Coordinating Compliance Incentives

Veronica Root is Associate Professor of Law at Notre Dame Law School. This post is based on her recent article, forthcoming in the Cornell Law Review.

The notion that corporations must develop effective ethics and compliance programs is uncontroversial. Earlier this month, Deputy Attorney General Rod Rosenstein explained that the “sophistication of compliance measures and tools that we see today regularly exceed the measures that were in place ten years ago.” [1] In part, this increased sophistication may be credited to the robust enforcement actions taken by a variety of governmental actors—whether regulators or prosecutors—which have served to incentivize corporations to develop robust compliance programs. And yet, there appear to be gaps within the government’s enforcement strategy when dealing with potential corporate repeat offenders.

In a recently published article in the Cornell Law Review, I utilize a case study to analyze the government’s treatment of corporate repeat offenders. I focus on companies that entered guilty pleas settling FCPA violations with DOJ Fraud from 2004 to 2016. I then looked for other, unrelated enforcement actions involving settlement agreements with the same company. This yielded a data set of ten corporate entities that settled either multiple allegations of FCPA violations or settled FCPA violations and settled charges of unrelated, unlawful conduct under a different statute within about a five year period.

The case study demonstrated that if a corporate entity appeared before the same governmental actor twice, it was treated as a recidivist and provided a heightened sanction. But if a corporation appeared before multiple governmental actors, the repeat offenses were not considered and no heightened sanction was provided. The failure to address repeat misconduct across diverse legal areas occurred even when the underlying offenses looked quite similar and all involved, for example, unlawful bribery.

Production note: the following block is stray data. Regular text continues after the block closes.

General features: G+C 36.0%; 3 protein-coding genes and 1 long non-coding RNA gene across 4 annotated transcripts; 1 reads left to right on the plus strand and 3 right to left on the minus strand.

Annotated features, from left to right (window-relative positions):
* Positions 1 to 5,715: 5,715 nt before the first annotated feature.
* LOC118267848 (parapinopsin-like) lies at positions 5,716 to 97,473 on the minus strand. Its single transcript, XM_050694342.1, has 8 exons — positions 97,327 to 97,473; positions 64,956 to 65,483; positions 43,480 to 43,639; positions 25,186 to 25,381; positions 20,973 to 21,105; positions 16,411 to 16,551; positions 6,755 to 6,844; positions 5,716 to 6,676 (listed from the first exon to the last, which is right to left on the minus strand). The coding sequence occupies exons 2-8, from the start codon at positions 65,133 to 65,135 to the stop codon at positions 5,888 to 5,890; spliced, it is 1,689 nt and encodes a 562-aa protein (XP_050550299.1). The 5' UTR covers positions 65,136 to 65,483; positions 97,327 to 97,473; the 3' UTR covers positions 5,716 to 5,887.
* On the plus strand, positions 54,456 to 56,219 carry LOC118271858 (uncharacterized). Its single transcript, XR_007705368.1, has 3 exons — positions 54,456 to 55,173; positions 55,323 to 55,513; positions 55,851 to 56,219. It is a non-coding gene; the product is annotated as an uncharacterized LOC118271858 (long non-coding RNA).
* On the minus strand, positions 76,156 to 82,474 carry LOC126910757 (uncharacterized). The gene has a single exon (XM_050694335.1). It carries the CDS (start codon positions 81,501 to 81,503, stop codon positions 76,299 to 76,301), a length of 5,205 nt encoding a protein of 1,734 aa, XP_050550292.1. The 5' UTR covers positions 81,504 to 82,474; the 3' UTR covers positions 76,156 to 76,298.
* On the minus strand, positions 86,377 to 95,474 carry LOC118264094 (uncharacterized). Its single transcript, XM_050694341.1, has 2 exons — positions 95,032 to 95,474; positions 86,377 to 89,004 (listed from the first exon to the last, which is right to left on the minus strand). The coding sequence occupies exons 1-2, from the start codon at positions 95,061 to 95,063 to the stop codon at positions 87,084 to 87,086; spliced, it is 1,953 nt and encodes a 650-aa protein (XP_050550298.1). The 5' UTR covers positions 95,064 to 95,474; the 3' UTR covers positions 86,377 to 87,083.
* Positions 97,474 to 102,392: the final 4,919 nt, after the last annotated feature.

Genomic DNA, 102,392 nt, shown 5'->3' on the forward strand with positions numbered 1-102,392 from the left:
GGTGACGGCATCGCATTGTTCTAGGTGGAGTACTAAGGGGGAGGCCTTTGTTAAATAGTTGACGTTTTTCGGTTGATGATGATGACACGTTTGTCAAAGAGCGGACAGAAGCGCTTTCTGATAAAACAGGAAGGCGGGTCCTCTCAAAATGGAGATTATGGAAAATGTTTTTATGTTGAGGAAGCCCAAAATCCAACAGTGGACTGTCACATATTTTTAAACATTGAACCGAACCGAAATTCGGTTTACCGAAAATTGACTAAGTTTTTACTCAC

There could be a number of reasons for this discrepancy, but one might be an inter- or intra-agency coordination problem. Each governmental actor has a significant interest in ensuring that its particular regulatory or statutory mandate is enforced properly, but when corporations are involved in misconduct that falls outside of that particular mandate, the governmental agent’s interest may diminish.

The article, therefore, argues that a formal mechanism for improving information, coordination, and identified responsibility amongst governmental actors might improve the ability of the government to disincentivize corporate misconduct across a variety of legal areas. In particular, adopting policies that improve inter-and intra-agency coordination might allow governmental actors to better coordinate incentives for corporations to adopt more effective compliance programs. In particular, improving coordination amongst diverse governmental agents would assist the government’s ability to detect potential recidivist behavior. Once detected, the government would be able to assess whether recidivist treatment is warranted and levy an appropriately heightened sanction.

The article argues that adopting a more aggressive enforcement stance towards corporate repeat offenders might encourage companies to look more systematically at their compliance efforts, instead of treating each offense as a one-time, isolated incident.

The complete article is available here.


1 Rod J. Rosenstein, NYU Program on Corporate Compliance & Enforcement Keynote Address (Oct. 6, 2017), available here.(go back)

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